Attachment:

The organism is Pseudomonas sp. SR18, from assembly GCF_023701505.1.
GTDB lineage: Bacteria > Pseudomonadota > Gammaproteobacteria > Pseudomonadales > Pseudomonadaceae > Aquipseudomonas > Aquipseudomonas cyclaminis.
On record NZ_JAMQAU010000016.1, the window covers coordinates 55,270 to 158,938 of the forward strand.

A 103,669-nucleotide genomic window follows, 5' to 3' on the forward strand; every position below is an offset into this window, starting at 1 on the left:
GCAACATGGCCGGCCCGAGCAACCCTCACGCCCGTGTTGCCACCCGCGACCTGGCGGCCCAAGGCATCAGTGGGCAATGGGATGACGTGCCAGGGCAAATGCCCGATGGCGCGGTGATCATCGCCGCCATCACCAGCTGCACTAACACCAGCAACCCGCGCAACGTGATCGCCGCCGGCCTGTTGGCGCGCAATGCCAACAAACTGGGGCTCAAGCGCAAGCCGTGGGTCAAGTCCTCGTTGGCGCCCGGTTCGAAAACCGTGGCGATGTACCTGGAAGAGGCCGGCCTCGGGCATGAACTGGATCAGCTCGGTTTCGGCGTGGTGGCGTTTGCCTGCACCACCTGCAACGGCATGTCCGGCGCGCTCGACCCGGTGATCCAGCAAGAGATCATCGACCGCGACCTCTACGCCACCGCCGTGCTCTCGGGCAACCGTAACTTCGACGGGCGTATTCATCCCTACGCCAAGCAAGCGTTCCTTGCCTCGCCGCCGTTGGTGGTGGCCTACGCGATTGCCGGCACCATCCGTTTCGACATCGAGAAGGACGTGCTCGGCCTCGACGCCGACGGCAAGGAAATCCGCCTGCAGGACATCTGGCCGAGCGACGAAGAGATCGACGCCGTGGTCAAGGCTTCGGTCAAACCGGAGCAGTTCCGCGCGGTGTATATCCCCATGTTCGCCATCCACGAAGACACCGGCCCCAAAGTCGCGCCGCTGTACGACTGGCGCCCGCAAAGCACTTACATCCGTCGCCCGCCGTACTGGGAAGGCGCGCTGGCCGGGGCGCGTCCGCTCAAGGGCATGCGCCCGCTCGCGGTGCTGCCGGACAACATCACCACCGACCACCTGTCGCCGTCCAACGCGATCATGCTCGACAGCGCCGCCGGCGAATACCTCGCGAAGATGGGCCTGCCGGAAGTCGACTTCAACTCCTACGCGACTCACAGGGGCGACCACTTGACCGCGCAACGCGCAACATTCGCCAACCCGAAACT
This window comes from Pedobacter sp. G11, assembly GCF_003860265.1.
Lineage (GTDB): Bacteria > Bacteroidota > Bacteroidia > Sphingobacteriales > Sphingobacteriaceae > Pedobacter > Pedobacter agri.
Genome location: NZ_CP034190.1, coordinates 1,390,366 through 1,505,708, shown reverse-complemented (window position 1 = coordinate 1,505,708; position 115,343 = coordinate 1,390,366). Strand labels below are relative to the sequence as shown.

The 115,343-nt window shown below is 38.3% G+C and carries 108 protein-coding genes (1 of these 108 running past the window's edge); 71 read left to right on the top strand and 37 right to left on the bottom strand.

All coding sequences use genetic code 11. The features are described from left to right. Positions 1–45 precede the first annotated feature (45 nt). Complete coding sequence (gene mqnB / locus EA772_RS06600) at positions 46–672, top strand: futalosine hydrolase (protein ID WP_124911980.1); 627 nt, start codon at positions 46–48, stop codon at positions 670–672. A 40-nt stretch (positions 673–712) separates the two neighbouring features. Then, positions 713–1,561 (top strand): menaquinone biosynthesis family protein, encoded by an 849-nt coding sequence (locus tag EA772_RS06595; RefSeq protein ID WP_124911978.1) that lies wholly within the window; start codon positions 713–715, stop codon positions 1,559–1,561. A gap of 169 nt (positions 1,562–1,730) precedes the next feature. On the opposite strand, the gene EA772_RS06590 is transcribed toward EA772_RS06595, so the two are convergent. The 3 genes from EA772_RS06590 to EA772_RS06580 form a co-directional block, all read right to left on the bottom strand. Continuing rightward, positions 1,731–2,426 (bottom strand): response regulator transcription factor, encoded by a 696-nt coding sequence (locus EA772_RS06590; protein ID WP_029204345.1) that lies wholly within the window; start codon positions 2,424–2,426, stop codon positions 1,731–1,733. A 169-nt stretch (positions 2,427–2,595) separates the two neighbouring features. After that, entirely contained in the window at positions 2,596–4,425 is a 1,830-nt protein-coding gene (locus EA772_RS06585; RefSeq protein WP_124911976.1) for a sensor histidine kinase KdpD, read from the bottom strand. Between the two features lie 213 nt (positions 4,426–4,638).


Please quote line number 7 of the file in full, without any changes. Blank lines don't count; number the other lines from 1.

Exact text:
Lineage (GTDB): Bacteria > Bacteroidota > Bacteroidia > Sphingobacteriales > Sphingobacteriaceae > Pedobacter > Pedobacter agri.